It's a problem county leaders have been wrestling with for several years, when a dip in property tax revenues forced them to use savings to cover operating costs for the county's two dozen fire stations. Those savings are about to run dry.
Now, it may come down to a property tax hike to keep those four stations up and running, according to the county website.
Two stations in DeLand, one near Deltona and another in West Volusia, near Ormond Beach, are all on the chopping block.
"We don't want to see taxes raised, but, at the same time, as firefighters we know we can't close four fire stations," Firefighters' Union President Jeff Marris said.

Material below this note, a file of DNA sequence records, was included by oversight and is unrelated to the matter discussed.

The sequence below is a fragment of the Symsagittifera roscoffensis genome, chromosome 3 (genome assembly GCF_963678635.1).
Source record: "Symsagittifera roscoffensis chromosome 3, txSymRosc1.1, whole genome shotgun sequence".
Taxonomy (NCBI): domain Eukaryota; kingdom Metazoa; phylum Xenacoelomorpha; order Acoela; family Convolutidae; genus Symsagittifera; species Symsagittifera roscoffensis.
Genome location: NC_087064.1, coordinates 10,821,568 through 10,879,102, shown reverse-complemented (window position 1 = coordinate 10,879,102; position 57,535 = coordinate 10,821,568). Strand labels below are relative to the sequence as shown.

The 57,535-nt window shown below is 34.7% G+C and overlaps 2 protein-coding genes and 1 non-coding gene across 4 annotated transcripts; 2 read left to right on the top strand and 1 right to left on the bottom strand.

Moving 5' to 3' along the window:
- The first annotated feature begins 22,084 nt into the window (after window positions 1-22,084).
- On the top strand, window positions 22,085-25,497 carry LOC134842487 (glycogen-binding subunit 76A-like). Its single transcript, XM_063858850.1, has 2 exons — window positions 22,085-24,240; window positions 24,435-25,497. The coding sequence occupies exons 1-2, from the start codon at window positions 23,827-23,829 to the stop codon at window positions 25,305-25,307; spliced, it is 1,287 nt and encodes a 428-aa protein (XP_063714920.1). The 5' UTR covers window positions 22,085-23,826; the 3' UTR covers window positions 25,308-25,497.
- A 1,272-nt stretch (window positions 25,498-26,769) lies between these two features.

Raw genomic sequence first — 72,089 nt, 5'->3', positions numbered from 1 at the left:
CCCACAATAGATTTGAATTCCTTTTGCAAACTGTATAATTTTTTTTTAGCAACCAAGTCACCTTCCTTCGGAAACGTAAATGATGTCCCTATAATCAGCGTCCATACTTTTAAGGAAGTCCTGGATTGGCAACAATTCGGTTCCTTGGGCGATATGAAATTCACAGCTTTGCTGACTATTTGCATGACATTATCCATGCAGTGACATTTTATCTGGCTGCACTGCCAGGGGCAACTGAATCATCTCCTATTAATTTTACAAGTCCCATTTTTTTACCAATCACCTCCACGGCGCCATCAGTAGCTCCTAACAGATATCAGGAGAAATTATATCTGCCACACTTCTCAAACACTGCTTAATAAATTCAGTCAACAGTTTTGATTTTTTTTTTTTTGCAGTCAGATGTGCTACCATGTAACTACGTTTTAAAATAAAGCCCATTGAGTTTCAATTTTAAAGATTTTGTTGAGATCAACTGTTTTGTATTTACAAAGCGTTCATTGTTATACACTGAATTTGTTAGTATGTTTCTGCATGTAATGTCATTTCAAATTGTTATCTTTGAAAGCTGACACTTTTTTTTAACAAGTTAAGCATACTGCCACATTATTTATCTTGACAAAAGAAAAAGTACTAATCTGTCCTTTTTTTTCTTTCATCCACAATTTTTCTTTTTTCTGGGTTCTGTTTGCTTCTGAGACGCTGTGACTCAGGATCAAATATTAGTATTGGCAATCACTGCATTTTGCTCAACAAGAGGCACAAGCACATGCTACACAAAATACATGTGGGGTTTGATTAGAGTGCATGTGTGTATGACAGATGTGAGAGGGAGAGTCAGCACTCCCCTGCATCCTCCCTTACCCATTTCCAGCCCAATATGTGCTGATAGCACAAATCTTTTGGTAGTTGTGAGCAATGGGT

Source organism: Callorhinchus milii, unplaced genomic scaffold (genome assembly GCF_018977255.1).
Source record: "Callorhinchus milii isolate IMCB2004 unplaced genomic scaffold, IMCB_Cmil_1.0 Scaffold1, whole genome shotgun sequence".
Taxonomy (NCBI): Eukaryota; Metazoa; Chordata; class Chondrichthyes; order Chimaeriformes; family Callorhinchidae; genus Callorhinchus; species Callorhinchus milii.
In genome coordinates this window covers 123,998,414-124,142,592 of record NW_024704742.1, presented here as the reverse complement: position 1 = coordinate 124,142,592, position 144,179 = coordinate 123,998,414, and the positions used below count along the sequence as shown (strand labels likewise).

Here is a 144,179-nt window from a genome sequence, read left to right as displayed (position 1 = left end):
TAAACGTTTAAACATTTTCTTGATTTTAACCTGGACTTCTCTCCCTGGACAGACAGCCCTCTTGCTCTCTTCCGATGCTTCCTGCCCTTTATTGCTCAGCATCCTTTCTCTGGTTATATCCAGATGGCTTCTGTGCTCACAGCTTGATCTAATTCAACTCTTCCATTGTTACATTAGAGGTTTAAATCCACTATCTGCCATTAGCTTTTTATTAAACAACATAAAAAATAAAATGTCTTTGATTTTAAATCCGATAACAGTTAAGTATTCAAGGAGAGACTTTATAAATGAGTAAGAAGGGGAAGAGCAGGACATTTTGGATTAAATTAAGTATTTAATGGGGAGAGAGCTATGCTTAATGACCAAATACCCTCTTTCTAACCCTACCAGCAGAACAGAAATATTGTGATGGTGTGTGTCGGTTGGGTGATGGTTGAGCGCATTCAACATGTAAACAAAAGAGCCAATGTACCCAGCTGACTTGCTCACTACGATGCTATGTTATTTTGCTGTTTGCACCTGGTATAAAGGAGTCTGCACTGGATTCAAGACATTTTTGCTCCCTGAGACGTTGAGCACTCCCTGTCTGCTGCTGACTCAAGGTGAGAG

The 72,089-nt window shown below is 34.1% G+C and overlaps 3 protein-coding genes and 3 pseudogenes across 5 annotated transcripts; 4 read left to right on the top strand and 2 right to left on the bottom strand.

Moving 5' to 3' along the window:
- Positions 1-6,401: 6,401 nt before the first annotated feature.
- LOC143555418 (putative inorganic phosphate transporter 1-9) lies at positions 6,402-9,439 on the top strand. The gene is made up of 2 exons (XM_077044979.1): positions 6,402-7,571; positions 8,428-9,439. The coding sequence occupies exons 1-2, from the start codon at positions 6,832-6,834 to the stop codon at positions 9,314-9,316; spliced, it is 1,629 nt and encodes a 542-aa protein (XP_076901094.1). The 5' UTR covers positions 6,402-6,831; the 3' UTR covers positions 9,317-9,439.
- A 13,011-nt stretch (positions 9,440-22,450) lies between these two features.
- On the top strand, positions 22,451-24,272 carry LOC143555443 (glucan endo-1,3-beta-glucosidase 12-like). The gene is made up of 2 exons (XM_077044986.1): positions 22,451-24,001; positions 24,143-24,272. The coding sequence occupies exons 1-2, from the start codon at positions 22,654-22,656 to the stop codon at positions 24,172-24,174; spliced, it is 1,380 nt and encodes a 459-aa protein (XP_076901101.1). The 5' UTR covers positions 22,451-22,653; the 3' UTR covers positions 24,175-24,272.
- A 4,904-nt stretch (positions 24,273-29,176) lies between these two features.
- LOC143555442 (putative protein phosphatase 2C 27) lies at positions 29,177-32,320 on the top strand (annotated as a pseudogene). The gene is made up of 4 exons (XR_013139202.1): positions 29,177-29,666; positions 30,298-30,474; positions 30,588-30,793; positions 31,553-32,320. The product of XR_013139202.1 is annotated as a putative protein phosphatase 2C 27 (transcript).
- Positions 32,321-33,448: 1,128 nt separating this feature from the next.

The county is working with the firefighters' union to gauge community reaction to that proposed tax hike, planning a series of community meetings.
Marris told Fox 35, the issue boils down to basic public safety. Fewer stations with less staff could have dangerous consequences for Volusia County residents.
"It will increase response times, so they'll be waiting a lot longer for help," Marris said. "The square mileage will be one-and-a-half times, so that's going to spread us out even thinner. Help will take longer and our back-up help will take longer."
The first community meeting to discuss this issue will be held Tuesday, February 17, at 6 p.m. at the Thomas Kelly Administration Center in DeLand.